The Quality Beat Goes On When Dr. Jefferson Cary founded Cary Memorial Hospital with the gift from his estate, he recognized the great need that people in this area had for quality healthcare. It is nice to know that after 85 years that is still the hospital’s primary mission. “We are caring people committed to excellence in patient centered care and community well-being.” Cary is a national leader 30 85 Years of Cary WINTER 2010

Award Winning Healthcare In 2009 Cary Medical Center was recognized by Avatar International, an international survey organization that includes more than 300 hospitals nation-wide, for

organization closely aligned with Cary Medical Center, also earned significant recognition in 2009. Carl Flynn, MD., a Family Physician with Pines was named Maine’s Family Physician of the Year, and Pines Pediatric Care received an Award from the State of Maine Center’s for Disease Control and Prevention for achieving the highest immunization rate for children two years of age at 97% compared to a state average of 80%. A New Era of Philanthropy In 1993, a local Caribou businessman, Bearce Carter, who was a member of the hospital’s Board of Directors, presented the idea of creating a foundation to manage the philanthropic program at Cary Medical Center. Later that year the Jefferson Cary Foundation was formed. A private, non profit, 501-C3 organization the foundation has an Executive Director, Mary Harrigan, and a Board of Directors. Since 1993, the foundation has managed capital campaigns for the new Center for Oncology and Specialty Services, and the Center for Women and Children’s Health, raising more than $500,000 in the process. The foundation has also contributed many thousands of dollars for other capital projects and programs at the hospital. The foundation has established a permanent Endowment Fund from which only interest earned may be used in support of the hospital. The fund now exceeds $300,000. The foundation manages the Hospital’s Memorial Funds which are donations given in honor or in memory of individuals. The Tree of Life has been created as a uniquely beautiful donor recognition program and is located in the main lobby of the hospital. The foundation carries on a ‘Tradition of Giving’ established by the hospital’s founder Dr. Jefferson B. Cary and does so in his own name.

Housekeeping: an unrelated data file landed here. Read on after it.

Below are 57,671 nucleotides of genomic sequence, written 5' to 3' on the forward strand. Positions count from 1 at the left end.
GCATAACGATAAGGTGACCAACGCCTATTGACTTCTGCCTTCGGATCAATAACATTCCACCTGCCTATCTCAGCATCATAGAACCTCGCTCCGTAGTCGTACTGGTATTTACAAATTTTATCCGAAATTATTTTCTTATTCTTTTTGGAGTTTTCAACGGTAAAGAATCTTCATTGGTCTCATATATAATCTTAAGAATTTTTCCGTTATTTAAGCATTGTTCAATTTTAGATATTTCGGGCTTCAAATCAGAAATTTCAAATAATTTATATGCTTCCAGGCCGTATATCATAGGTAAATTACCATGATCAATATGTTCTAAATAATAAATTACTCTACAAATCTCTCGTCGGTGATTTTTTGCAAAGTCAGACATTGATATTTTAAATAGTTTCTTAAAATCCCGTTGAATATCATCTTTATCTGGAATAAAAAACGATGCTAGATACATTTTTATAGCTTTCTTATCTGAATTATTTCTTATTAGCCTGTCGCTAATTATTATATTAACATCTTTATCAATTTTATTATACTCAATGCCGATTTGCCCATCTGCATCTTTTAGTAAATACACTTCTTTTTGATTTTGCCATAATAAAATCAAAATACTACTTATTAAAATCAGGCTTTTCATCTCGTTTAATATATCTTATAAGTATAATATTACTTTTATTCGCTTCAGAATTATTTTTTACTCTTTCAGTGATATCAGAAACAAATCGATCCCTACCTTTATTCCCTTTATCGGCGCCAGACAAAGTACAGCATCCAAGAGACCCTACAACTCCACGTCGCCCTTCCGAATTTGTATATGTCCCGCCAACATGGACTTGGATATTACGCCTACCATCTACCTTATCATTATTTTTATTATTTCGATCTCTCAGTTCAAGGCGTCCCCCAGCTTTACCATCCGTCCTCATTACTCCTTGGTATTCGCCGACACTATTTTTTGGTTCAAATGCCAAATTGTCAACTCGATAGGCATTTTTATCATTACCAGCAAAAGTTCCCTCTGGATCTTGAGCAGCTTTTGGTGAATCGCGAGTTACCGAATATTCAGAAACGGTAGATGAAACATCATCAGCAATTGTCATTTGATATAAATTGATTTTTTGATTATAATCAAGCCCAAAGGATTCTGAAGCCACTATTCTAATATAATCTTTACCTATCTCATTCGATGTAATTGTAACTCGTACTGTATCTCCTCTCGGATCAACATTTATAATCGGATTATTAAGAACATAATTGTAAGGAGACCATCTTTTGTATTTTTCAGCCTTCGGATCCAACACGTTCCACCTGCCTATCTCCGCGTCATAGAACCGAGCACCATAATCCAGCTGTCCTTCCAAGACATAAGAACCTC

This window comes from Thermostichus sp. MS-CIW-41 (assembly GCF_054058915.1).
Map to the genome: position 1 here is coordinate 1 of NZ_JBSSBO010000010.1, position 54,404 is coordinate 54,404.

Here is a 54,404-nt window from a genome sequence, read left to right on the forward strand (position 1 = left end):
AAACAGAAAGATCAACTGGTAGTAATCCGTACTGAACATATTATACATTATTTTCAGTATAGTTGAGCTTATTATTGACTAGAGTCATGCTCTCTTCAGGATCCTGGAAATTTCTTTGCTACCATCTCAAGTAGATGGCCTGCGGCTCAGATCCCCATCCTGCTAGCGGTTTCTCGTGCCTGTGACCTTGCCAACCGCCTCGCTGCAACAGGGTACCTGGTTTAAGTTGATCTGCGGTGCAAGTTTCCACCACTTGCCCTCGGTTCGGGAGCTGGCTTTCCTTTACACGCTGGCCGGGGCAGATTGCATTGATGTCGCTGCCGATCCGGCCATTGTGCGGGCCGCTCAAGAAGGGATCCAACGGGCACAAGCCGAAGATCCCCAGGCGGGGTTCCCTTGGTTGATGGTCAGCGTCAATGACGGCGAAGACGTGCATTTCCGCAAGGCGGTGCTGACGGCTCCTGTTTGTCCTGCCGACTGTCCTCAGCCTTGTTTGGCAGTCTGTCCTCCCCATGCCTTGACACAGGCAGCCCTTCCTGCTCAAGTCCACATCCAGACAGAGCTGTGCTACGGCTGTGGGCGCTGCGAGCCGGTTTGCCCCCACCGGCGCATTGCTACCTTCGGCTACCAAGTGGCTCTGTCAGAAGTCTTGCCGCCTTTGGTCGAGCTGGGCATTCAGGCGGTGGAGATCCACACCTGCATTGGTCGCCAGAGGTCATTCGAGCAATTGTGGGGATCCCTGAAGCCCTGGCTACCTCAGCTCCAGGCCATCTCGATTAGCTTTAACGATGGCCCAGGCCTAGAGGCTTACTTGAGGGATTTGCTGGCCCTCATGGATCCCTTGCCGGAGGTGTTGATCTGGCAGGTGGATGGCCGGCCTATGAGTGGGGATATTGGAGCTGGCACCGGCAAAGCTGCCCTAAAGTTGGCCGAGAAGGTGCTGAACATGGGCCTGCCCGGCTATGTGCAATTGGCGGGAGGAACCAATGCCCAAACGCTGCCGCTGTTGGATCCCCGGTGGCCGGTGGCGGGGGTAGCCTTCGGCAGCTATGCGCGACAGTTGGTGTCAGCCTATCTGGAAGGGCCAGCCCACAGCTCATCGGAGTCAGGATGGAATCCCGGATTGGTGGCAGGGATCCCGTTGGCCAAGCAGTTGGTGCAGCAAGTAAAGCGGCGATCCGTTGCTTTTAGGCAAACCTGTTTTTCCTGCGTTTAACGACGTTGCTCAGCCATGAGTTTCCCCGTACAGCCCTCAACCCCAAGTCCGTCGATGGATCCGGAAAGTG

The Future of Healthcare is Here Now Looking over the past 85 years it is clear that Cary Medical Center has been blessed by the service and talents of some outstanding individuals. From Chief Executive Officers, to dedicated Board Members and outstanding physicians, from dedicated nurses to long serving laboratory technologists and those serving in support roles or as volunteers, it is the people who have made all the difference. Beyond all of those who have served the hospital it is the communities we serve and their confidence in making Cary Medical Center their ‘Provider of Choice’ that has made the hospital a national leader in rural healthcare. Over the years, local people and businesses have contributed millions of dollars in support of the hospital and the need for that generous philanthropy will continue to be great. It is with a sincere gratitude that we celebrated the 85th Anniversary of Cary Medical Center in partnership with the City of Caribou’s Sesquicentennial Celebration. In the groundbreaking ceremony for the new Cary Medical Center the following statement was read; “to be founded on faith and sustained by charity, to be a haven for the sick and hurt, to be a chapel – it’s works a constant prayer, and to be watched over by a merciful and indulgent God. It will be one of the few buildings where the lights must burn 24-hours a day…” Today, Cary Medical Center’s mission goes far beyond caring for the sick and injured, though that is at the center of what we do, and our vision is to simply create a healthier community. That is the way of the future of healthcare and the future of healthcare is here now.” Below: The Senior Management team at Cary Medical Center has been named the Top Leadership Team in the nation for the ‘Small Hospital Division’ by HealthLeaders. From left to right Paula Parent, David Silsbee, Kris Doody, Galen Dickinson, Shawn Anderson, Jim Davis, Lisa Caron, and Bill Flagg

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General Contractors

Residental Commercial Industrial


(207) 540-3651